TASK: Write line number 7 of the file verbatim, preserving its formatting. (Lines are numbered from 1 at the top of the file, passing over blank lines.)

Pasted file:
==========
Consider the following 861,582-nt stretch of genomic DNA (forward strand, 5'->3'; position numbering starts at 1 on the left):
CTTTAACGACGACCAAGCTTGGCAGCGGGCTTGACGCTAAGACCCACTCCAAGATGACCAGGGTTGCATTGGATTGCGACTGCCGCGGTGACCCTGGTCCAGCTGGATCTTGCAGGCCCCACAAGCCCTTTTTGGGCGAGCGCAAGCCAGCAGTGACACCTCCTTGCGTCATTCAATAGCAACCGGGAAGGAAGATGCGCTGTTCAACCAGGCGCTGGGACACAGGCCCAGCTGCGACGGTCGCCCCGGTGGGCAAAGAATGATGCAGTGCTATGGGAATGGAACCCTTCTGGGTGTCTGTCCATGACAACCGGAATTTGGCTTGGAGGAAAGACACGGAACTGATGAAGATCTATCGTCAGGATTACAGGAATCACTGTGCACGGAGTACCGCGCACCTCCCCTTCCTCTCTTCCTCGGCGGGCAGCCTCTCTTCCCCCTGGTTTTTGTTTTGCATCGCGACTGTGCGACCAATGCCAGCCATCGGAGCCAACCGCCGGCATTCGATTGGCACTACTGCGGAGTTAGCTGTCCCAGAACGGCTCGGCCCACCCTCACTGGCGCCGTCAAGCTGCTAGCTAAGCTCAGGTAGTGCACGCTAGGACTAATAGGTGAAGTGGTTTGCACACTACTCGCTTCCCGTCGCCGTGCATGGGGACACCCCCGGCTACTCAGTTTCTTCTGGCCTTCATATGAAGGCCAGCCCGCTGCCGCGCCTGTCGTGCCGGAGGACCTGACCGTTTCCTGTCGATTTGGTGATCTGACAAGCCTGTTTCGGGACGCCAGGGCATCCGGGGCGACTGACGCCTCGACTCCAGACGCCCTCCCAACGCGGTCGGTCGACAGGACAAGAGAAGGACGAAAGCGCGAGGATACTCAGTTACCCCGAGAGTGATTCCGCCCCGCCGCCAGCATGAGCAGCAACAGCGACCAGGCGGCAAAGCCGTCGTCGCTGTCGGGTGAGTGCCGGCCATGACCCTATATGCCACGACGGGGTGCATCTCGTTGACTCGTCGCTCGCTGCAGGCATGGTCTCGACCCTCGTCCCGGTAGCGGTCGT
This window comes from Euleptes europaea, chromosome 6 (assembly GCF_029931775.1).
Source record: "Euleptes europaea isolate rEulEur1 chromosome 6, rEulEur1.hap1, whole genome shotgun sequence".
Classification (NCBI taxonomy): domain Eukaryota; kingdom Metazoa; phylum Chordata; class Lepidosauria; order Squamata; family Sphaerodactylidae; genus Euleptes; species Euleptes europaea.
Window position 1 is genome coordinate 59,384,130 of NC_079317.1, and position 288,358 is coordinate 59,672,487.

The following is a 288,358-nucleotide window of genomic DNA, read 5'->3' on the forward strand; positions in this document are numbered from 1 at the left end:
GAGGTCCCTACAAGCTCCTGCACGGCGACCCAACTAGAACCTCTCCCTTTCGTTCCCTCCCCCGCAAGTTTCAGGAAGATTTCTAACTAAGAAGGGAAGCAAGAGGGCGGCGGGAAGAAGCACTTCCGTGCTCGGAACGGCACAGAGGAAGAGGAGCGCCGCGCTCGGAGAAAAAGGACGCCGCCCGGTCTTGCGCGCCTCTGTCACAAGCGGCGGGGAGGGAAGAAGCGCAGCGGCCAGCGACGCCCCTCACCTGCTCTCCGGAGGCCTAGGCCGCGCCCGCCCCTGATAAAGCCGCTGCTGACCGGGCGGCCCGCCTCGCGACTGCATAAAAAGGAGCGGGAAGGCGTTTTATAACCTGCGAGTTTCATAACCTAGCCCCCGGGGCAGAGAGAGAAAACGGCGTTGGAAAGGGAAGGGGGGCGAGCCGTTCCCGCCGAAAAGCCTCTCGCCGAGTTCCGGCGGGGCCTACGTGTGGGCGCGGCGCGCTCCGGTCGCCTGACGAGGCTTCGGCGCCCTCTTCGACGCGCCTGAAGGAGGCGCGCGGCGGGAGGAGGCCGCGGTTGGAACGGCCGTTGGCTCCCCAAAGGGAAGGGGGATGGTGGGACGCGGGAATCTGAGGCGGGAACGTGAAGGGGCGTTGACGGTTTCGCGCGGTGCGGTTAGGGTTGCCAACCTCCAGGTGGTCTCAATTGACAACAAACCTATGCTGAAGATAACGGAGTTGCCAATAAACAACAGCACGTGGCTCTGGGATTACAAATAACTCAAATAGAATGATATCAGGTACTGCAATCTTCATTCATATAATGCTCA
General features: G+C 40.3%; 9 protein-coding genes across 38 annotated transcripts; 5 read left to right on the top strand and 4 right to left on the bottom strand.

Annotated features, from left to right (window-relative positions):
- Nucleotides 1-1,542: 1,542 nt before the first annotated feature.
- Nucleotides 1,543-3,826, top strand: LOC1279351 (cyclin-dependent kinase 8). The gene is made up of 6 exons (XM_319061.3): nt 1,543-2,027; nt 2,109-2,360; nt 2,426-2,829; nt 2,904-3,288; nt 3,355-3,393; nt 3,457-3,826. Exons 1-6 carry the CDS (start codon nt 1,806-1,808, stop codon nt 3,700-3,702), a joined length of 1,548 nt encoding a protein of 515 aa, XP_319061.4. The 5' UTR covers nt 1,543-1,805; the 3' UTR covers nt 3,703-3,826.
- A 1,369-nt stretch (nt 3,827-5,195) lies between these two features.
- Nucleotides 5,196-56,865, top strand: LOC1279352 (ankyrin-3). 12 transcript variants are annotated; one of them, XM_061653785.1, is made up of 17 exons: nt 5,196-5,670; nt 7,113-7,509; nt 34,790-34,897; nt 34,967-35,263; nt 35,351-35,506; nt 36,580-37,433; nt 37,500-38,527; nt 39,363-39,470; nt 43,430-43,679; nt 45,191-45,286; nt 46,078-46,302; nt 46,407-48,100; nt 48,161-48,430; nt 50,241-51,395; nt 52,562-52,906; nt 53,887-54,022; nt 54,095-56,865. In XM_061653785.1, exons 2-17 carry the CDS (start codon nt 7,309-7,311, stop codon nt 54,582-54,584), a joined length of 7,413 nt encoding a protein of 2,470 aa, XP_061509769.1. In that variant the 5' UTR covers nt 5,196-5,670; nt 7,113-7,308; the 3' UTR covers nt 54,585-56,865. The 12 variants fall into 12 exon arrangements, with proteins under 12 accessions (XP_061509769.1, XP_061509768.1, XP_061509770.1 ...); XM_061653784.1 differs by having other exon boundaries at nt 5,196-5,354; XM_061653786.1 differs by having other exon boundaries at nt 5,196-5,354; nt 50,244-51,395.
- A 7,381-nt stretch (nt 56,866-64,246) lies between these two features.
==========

The following is a 288,358-nucleotide window of genomic DNA, read 5'->3' on the forward strand; positions in this document are numbered from 1 at the left end: